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Birthday Reviews: Bruce McAllister’s “World of the Wars”

Wednesday, October 17th, 2018 | Posted by Steven H Silver

Cover by Carl Berkowitz

Cover by Carl Berkowitz

Bruce McAllister was born on October 17, 1946.

McAllister’s s novelette “Dream Baby” was nominated for the Nebula and Hugo Award in 1988. He was nominated for a second Hugo Award in 2007 for his short story “Kin.” His novelette “The Bleeding Child” (a.k.a. “The Crying Child” earned him a nomination for the Shirley Jackson Award in 2013. He edited the anthology There Won’t Be War with Harry Harrison. He has collaborated on fiction with Barry N. Malzberg, Andreas Neumann, Patrick Smith, and W.S. Adams.

“World of the Wars” was originally published in Mars, We Love You: Tales of Mars, Men, and Martians, edited by Jane Hipolito and Willis E. McNelly in 1971. The book has also been published as The Book of Mars. The only other time the story has been reprinted was in McAllister’s 2007 collection The Girl Who Loved Animals and Other Stories.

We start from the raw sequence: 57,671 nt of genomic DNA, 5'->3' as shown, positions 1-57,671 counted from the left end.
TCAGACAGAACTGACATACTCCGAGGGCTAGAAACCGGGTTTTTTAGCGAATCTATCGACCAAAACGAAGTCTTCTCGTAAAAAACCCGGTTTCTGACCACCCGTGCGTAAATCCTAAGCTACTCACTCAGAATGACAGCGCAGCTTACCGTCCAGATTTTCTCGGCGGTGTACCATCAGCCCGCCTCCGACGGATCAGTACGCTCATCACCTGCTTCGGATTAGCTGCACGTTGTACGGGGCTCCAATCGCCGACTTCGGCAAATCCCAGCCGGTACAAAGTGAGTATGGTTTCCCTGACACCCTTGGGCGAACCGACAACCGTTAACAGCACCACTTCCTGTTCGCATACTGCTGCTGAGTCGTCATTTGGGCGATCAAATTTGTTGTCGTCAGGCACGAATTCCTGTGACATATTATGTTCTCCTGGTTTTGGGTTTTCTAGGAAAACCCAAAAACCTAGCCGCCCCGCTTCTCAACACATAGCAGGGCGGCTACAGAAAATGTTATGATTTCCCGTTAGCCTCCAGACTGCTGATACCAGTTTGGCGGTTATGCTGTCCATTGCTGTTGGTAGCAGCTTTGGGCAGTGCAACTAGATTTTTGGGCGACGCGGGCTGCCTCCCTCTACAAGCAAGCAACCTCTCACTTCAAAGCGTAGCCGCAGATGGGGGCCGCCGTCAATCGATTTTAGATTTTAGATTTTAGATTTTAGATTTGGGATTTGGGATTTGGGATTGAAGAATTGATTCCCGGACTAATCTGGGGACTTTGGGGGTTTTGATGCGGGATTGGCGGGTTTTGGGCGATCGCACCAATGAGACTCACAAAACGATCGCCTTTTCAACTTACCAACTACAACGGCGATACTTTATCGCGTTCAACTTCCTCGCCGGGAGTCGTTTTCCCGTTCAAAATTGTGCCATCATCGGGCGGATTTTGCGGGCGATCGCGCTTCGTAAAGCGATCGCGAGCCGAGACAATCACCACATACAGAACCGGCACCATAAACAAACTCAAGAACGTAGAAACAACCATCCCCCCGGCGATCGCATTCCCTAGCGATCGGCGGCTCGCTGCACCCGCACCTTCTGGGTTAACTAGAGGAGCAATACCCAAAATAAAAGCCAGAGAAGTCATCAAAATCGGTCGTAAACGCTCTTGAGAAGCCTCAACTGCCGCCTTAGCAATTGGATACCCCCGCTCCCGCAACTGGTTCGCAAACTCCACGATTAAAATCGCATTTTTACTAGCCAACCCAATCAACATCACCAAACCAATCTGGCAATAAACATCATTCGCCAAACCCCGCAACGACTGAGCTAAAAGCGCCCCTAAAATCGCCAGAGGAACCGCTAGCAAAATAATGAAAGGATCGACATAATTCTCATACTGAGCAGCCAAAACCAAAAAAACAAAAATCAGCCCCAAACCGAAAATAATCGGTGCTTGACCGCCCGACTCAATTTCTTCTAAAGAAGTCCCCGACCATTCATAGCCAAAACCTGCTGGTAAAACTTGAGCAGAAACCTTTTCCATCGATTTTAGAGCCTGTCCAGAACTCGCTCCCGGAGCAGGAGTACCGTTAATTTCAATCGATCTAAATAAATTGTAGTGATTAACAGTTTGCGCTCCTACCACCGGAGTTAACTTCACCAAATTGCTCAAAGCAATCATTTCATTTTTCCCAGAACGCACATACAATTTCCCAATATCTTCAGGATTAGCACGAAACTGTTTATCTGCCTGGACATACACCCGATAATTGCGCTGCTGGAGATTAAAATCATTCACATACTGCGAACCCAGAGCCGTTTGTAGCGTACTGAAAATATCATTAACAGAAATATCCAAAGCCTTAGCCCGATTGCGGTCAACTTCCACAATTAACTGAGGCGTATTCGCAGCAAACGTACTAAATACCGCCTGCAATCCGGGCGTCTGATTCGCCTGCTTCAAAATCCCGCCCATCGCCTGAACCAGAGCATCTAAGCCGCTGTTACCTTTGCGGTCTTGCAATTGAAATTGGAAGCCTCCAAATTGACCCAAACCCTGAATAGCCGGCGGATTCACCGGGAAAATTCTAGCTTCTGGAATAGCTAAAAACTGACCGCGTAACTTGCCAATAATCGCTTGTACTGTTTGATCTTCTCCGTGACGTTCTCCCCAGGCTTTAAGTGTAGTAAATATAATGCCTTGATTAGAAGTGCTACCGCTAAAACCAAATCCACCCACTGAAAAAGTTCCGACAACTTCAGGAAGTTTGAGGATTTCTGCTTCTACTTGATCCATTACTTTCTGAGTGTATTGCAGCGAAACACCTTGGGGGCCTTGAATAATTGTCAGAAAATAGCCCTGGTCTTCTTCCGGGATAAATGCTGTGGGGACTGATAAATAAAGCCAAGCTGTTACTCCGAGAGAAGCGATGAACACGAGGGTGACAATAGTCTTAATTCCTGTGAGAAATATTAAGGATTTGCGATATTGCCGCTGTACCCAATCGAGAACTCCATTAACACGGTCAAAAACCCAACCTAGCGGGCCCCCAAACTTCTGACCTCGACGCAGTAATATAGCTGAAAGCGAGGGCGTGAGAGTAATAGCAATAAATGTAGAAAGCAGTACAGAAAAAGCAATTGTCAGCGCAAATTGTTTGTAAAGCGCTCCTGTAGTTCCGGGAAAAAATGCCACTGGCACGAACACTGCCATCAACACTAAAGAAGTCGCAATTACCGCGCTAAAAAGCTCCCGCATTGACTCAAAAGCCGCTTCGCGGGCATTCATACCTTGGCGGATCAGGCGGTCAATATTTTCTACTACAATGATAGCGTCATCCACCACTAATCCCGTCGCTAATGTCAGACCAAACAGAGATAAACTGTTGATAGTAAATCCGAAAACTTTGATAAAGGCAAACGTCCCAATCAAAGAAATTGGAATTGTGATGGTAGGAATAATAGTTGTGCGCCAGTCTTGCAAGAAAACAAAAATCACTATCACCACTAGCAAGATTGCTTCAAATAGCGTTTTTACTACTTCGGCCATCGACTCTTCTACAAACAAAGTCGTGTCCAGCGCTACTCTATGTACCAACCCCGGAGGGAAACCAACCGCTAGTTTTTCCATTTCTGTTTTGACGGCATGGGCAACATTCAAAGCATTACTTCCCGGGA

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Stuffed Fables: If Toy Story Were a Role-Playing Board Game

Tuesday, October 16th, 2018 | Posted by Andrew Zimmerman Jones

StuffedFablesDemoYou are a stuffed animal, who has watched over and cared for your child for many years. Tonight is a big night, though, as the parents have bought your child a big girl bed. As the lights go out, your child goes to sleep for the first night without the protection of her crib. Little did you know that this was the night you were preparing for … when dark forces of nightmare would reach out for your child, trying to destroy the hope and joy that you cherish within her.